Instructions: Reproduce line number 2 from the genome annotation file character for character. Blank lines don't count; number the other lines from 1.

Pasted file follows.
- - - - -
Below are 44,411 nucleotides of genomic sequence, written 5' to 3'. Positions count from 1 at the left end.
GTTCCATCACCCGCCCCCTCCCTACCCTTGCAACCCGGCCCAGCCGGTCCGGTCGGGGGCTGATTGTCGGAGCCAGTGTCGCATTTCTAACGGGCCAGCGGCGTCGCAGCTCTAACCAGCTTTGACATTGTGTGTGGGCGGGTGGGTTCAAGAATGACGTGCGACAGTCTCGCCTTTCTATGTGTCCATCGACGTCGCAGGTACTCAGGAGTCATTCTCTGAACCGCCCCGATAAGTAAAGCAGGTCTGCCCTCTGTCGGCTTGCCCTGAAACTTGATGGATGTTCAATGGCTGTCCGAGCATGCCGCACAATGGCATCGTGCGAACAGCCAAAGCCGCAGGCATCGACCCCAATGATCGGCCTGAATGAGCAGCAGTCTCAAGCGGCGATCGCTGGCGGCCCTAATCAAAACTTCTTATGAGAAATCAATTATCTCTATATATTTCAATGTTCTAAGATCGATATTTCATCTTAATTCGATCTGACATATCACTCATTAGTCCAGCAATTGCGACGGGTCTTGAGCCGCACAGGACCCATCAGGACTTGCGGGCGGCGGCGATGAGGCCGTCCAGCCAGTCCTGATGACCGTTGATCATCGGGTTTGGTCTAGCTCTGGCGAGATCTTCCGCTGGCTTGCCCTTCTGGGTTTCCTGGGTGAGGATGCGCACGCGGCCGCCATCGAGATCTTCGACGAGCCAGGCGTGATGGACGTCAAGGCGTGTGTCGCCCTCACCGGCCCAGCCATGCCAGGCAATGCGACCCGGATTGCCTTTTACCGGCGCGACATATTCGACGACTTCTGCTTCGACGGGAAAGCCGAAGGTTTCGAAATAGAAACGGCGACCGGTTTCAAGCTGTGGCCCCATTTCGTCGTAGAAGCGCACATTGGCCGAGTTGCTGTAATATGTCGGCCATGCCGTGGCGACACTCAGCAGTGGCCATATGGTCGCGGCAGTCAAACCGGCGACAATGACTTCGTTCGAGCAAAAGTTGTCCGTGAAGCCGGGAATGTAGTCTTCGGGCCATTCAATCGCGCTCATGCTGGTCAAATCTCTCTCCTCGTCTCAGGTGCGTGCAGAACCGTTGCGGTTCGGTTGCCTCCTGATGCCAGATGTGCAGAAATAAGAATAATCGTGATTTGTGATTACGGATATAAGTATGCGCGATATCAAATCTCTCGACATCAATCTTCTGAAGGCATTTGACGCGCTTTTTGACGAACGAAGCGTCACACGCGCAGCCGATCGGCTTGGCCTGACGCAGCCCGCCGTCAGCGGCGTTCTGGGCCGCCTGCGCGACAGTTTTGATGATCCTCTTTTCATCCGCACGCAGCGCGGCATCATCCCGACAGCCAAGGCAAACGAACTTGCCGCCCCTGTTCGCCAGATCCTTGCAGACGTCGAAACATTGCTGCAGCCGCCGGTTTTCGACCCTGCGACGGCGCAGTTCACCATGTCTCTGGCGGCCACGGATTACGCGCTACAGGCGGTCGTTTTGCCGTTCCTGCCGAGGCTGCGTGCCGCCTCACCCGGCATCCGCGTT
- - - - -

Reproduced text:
GTTCCATCACCCGCCCCCTCCCTACCCTTGCAACCCGGCCCAGCCGGTCCGGTCGGGGGCTGATTGTCGGAGCCAGTGTCGCATTTCTAACGGGCCAGCGGCGTCGCAGCTCTAACCAGCTTTGACATTGTGTGTGGGCGGGTGGGTTCAAGAATGACGTGCGACAGTCTCGCCTTTCTATGTGTCCATCGACGTCGCAGGTACTCAGGAGTCATTCTCTGAACCGCCCCGATAAGTAAAGCAGGTCTGCCCTCTGTCGGCTTGCCCTGAAACTTGATGGATGTTCAATGGCTGTCCGAGCATGCCGCACAATGGCATCGTGCGAACAGCCAAAGCCGCAGGCATCGACCCCAATGATCGGCCTGAATGAGCAGCAGTCTCAAGCGGCGATCGCTGGCGGCCCTAATCAAAACTTCTTATGAGAAATCAATTATCTCTATATATTTCAATGTTCTAAGATCGATATTTCATCTTAATTCGATCTGACATATCACTCATTAGTCCAGCAATTGCGACGGGTCTTGAGCCGCACAGGACCCATCAGGACTTGCGGGCGGCGGCGATGAGGCCGTCCAGCCAGTCCTGATGACCGTTGATCATCGGGTTTGGTCTAGCTCTGGCGAGATCTTCCGCTGGCTTGCCCTTCTGGGTTTCCTGGGTGAGGATGCGCACGCGGCCGCCATCGAGATCTTCGACGAGCCAGGCGTGATGGACGTCAAGGCGTGTGTCGCCCTCACCGGCCCAGCCATGCCAGGCAATGCGACCCGGATTGCCTTTTACCGGCGCGACATATTCGACGACTTCTGCTTCGACGGGAAAGCCGAAGGTTTCGAAATAGAAACGGCGACCGGTTTCAAGCTGTGGCCCCATTTCGTCGTAGAAGCGCACATTGGCCGAGTTGCTGTAATATGTCGGCCATGCCGTGGCGACACTCAGCAGTGGCCATATGGTCGCGGCAGTCAAACCGGCGACAATGACTTCGTTCGAGCAAAAGTTGTCCGTGAAGCCGGGAATGTAGTCTTCGGGCCATTCAATCGCGCTCATGCTGGTCAAATCTCTCTCCTCGTCTCAGGTGCGTGCAGAACCGTTGCGGTTCGGTTGCCTCCTGATGCCAGATGTGCAGAAATAAGAATAATCGTGATTTGTGATTACGGATATAAGTATGCGCGATATCAAATCTCTCGACATCAATCTTCTGAAGGCATTTGACGCGCTTTTTGACGAACGAAGCGTCACACGCGCAGCCGATCGGCTTGGCCTGACGCAGCCCGCCGTCAGCGGCGTTCTGGGCCGCCTGCGCGACAGTTTTGATGATCCTCTTTTCATCCGCACGCAGCGCGGCATCATCCCGACAGCCAAGGCAAACGAACTTGCCGCCCCTGTTCGCCAGATCCTTGCAGACGTCGAAACATTGCTGCAGCCGCCGGTTTTCGACCCTGCGACGGCGCAGTTCACCATGTCTCTGGCGGCCACGGATTACGCGCTACAGGCGGTCGTTTTGCCGTTCCTGCCGAGGCTGCGTGCCGCCTCACCCGGCATCCGCGTT